Breaking the Stigma: Sexually Transmitted and Blood-Borne Infections (STBBIs)
Reported cases of sexually transmitted and blood-borne infections (STBBIs) in Canada are on the rise. The majority of cases affect young adults aged 15-29. However, in 2018, over 60% of Canadians reported that they had never been screened for STBBIs.
It’s the beginning of the semester and you’re excited to get into the swing of McMaster student life. But, you’re noticing some unexpected changes to your genitals- like abnormal discharge and pain when urinating. You’re feeling a bit confused and a little worried. After waiting a couple days to see if anything changes, you decide to google your symptoms. While searching, you find a webpage that talks about your symptoms in relation to something called STBBIs. What are those?! Unsure of who to talk to, you start feeling stressed and embarrassed. You haven’t heard any of your friends talk about genital concerns, and you’re worried your friends and family may not understand or empathize. You’re feeling lost, alone, and like you’re the only person who has experienced these symptoms and stress.
Does this sound familiar? Before reading any further, please know that you are not alone and that sexually transmitted and blood-borne infections are more common than you think.
Continue reading to find out some key information about sexually transmitted and blood-borne infections and how you can help prevent the spread!
What are Sexually Transmitted and Blood-Borne Infections?
Sexually transmitted and blood-borne infections (STBBI) are infections that are passed through blood and other bodily fluids. Most often, these infections are passed from an infected person to another during unprotected sexual activities most commonly through oral, vaginal and anal sex (except herpes which can also be transmitted through kissing). There are many different types of STBBIs, all caused by bacteria, parasites, or viruses. Bacterial STBBIs (such as chlamydia, gonorrhea and syphilis) can be cured by taking antibiotics, while viral STBBIs (such as HIV, HPV, herpes and genital warts) do not have a cure but can be treated.
Symptoms and Long-Term Effects
Examples of common symptoms of STBBIs include:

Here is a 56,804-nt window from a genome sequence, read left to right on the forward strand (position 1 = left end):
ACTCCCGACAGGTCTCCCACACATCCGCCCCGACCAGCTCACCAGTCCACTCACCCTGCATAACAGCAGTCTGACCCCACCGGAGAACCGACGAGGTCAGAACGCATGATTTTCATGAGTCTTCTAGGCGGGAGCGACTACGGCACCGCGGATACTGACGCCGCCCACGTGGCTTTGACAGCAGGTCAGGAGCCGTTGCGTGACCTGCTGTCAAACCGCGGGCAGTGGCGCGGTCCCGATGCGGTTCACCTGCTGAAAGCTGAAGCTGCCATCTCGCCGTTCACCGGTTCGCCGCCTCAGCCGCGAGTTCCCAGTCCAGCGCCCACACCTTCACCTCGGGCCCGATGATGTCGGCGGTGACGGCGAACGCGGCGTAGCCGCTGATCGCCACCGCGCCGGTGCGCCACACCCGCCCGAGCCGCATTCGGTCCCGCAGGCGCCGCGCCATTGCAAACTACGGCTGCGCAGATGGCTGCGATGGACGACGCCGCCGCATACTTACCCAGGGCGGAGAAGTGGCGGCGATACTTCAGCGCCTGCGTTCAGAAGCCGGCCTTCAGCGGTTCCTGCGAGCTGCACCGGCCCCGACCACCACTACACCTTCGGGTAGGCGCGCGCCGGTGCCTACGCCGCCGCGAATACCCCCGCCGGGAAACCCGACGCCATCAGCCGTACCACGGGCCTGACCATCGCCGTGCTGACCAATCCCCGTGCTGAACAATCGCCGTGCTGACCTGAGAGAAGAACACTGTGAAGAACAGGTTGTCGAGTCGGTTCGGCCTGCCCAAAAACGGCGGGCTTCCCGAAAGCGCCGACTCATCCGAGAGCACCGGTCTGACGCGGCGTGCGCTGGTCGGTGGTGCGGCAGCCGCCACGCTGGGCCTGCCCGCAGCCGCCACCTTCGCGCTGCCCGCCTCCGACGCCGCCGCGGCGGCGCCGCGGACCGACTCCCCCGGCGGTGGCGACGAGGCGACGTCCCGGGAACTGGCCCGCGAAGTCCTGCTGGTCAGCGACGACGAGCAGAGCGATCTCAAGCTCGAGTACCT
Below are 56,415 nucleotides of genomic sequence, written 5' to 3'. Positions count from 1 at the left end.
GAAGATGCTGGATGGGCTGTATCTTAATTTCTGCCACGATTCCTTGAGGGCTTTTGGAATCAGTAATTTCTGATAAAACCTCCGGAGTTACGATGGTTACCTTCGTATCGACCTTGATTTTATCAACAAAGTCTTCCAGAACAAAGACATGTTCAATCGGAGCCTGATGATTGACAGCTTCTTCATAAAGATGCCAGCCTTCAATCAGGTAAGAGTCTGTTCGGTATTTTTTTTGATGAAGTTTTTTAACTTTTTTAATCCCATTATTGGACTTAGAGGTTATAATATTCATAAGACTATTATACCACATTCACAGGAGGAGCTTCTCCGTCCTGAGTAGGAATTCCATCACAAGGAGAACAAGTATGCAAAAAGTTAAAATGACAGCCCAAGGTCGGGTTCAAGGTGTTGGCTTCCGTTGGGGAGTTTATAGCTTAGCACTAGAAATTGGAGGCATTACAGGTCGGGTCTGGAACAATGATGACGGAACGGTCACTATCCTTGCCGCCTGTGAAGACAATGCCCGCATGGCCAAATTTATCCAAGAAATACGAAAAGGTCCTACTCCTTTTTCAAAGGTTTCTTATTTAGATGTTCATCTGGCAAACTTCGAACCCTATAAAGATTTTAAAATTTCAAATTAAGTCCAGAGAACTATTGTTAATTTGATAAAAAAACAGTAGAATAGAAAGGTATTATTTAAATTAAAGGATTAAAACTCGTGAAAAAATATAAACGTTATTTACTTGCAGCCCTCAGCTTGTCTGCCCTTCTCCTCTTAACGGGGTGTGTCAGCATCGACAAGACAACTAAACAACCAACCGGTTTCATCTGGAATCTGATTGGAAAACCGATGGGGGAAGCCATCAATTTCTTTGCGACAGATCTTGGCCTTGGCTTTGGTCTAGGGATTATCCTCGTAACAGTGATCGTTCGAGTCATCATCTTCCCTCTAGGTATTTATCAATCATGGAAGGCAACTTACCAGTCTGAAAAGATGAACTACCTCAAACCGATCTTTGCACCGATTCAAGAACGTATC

- Pain when urinating
- Abnormal discharge
- Bumps, sores, or blisters
- Abdominal pain
However, sometimes you may have an STBBI and not know. This is because some STBBIs may not always show symptoms. This is why it is important to schedule testing after having sex with a new partner- especially if having sex without using barrier protection (i.e. external or internal condoms). If you happen to be asymptomatic and are unaware of your STBBI status, not only will you be able to spread it to someone else, you may experience long-term side effects from the infection. Some long-term effects of not getting tested (and being asymptomatic for STBBIs) include health problems such as pelvic pain, pelvic inflammatory disease, infertility, and a weakened immune system. This is why taking precautions and getting tested is so important.
Risk Factors & Prevention
Some risk factors for STBBIs include:
- Concurrent multiple partners
- Anonymous or casual sex partners
- Sex without the use of barrier protection
- Sex with person(s) with an STBBIs
- Previously diagnosis with STBBIs
- Sharing needles, or engaging in sexual activity while under the influence
Some of the ways in which you can prevent the spread of STBBIs include:
- Getting vaccinated (available for certain STBBIs such as HPV)
- Using barrier protection (e.g. condoms) when engaging in sexual activity
- Monogamy with a partner who was tested and does not have any STBBIs
- Getting tested before engaging in sexual acts with a new partner
- Staying abstinent from sexual activities while treating a confirmed STBBI
- Having open and honest communication with a new partner regarding STBBI status
Prevalence and Barriers to Screening/Testing
STBBIs are more common than you think. From 2009-2018, chlamydia, gonorrhea and infectious syphilis increased in prevalence 40%, 190%, and 259% respectively. Therefore, although you may feel nervous about an STBBI diagnosis, it’s important to remind yourself that they are common. Additionally, it is important to remember that screening and testing for STBBIs is an important part of taking care of your own health, and preventing the spread of infection to others.
Unfortunately, some people may experience barriers to screening and testing, such as underestimated personal or health risk, lack of awareness or knowledge, fear, shame, internalized stigma, and lack of access to healthcare. If you are feeling unsure about getting tested, reach out! Talk to your healthcare provider, or call the Student Wellness Centre to ask questions.
Accessing Screening, Testing and Care at McMaster
Stigma and shame surrounding STBBIs are personal and complex issues. If you are feeling negative emotions around a potential or confirmed STBBI diagnosis, consider reaching out to a counsellor or healthcare professional at the Student Wellness Centre.
To set up an appointment to speak with a counsellor or other healthcare provider, or to set up an STBBI test, call 905-525-9140 ext. 27700.
Have more sexual health questions?
Consider sending in your questions to https://forms.office.com/r/MemeRikE2i, to be answered on Instagram in our #SexTalkTuesday stories and posts.
(* All question submissions will remain anonymous *)